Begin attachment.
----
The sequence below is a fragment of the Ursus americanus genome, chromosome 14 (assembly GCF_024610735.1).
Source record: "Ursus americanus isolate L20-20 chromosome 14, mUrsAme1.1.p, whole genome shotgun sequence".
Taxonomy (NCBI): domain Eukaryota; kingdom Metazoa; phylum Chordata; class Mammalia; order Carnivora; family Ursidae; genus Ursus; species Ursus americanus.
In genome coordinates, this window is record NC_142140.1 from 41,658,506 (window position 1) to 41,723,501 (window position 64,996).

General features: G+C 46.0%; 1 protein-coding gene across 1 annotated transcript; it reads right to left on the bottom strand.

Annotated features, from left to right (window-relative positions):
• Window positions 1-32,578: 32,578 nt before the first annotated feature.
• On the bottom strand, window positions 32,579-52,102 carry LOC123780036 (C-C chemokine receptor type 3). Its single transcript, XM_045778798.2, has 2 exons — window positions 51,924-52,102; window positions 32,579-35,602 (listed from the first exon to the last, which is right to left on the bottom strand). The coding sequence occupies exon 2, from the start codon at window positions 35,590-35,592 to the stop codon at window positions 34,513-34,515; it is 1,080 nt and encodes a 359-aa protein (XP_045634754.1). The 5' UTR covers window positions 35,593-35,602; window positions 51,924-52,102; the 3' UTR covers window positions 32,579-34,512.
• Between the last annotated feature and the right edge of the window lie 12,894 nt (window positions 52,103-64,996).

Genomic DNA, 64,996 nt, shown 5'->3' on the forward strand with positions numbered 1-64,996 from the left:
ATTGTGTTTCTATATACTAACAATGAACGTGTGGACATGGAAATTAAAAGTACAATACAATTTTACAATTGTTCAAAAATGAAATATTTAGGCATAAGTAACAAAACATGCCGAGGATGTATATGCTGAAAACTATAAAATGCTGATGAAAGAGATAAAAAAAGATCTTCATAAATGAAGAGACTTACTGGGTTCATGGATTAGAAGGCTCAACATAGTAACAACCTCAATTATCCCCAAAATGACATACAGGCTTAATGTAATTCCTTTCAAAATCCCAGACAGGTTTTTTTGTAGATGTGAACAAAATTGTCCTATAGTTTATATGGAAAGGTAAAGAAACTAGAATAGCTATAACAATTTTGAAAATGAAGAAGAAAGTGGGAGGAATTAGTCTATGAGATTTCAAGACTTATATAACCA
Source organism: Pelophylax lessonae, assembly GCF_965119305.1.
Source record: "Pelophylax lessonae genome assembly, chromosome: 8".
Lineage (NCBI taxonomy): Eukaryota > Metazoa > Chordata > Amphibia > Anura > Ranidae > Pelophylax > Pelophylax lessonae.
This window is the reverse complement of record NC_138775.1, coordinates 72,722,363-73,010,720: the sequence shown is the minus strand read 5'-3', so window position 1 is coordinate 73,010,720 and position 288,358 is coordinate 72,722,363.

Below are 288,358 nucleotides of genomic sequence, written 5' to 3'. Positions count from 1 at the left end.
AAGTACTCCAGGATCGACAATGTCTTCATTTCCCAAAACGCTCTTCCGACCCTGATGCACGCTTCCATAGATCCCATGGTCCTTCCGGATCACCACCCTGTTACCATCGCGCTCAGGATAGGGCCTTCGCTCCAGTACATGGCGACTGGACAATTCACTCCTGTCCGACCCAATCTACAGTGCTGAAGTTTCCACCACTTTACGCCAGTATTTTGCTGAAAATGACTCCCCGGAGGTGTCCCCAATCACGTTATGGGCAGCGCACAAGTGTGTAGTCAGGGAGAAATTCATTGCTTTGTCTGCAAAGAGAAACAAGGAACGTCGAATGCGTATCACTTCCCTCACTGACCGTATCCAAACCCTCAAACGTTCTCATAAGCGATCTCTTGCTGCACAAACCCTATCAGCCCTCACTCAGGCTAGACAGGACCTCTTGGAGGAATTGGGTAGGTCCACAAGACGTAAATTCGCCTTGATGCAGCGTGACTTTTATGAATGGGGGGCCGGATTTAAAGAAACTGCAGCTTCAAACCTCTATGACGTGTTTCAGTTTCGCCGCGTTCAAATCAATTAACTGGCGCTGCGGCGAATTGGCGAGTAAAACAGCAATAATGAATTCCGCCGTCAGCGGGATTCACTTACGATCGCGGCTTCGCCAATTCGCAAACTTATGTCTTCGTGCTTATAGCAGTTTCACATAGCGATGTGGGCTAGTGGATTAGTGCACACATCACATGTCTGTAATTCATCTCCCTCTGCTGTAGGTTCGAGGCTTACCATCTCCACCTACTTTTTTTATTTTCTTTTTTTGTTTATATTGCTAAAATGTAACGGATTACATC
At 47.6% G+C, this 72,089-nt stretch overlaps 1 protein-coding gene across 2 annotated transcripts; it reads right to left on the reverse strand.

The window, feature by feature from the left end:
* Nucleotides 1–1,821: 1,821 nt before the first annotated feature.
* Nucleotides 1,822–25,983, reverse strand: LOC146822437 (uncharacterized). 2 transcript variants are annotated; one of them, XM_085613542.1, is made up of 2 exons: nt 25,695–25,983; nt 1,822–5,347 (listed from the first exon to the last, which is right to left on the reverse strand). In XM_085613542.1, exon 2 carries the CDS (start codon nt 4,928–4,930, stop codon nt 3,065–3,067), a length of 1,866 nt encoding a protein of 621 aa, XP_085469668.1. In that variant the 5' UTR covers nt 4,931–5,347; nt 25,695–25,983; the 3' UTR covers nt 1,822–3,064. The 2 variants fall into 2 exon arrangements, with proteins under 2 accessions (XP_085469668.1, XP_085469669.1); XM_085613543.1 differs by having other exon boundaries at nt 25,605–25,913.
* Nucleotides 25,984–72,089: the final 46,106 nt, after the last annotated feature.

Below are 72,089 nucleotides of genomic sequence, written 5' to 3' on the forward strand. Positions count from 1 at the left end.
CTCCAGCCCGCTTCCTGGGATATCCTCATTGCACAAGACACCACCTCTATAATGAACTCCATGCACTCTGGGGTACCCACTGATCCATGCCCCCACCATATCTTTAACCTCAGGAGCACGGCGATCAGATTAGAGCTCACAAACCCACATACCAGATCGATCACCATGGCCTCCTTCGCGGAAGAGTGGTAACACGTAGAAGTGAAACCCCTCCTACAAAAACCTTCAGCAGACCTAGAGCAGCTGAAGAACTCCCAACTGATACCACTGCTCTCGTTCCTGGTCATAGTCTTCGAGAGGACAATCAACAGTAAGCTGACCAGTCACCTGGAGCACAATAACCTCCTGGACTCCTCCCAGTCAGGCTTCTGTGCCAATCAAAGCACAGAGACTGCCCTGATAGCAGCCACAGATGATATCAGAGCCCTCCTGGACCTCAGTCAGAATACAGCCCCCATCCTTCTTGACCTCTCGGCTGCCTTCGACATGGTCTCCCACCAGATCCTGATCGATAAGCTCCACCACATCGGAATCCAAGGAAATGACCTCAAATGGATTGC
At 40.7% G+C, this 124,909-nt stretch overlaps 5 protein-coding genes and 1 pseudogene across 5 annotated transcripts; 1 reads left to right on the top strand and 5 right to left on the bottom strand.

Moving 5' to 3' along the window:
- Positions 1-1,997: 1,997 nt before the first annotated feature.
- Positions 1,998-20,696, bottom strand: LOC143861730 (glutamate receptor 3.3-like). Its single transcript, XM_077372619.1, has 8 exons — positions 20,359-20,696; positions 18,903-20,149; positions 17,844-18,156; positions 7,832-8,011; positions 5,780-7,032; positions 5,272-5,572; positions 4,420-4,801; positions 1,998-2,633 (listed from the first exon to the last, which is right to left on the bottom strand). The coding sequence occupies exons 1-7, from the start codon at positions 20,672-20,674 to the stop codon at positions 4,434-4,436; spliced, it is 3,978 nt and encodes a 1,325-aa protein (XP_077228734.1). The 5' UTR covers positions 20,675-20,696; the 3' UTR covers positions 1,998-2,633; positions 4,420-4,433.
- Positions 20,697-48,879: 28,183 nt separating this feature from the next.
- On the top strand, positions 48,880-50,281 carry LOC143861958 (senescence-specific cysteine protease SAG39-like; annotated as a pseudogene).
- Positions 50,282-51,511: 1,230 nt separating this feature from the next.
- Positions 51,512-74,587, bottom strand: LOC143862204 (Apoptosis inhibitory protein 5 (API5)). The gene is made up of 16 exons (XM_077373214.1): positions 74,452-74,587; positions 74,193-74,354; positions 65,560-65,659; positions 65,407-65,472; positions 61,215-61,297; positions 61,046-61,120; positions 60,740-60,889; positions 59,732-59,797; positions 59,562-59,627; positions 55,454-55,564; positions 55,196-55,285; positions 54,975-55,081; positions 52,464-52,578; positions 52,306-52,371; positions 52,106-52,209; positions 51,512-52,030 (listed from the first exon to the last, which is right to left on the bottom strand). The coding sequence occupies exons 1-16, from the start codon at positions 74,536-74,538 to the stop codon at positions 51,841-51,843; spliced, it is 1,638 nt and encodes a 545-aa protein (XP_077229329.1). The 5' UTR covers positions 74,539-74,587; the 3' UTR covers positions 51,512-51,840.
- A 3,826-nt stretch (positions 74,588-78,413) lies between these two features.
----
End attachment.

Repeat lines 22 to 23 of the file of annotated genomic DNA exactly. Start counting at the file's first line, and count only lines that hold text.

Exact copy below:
* Nucleotides 25,984–72,089: the final 46,106 nt, after the last annotated feature.

Below are 72,089 nucleotides of genomic sequence, written 5' to 3' on the forward strand. Positions count from 1 at the left end.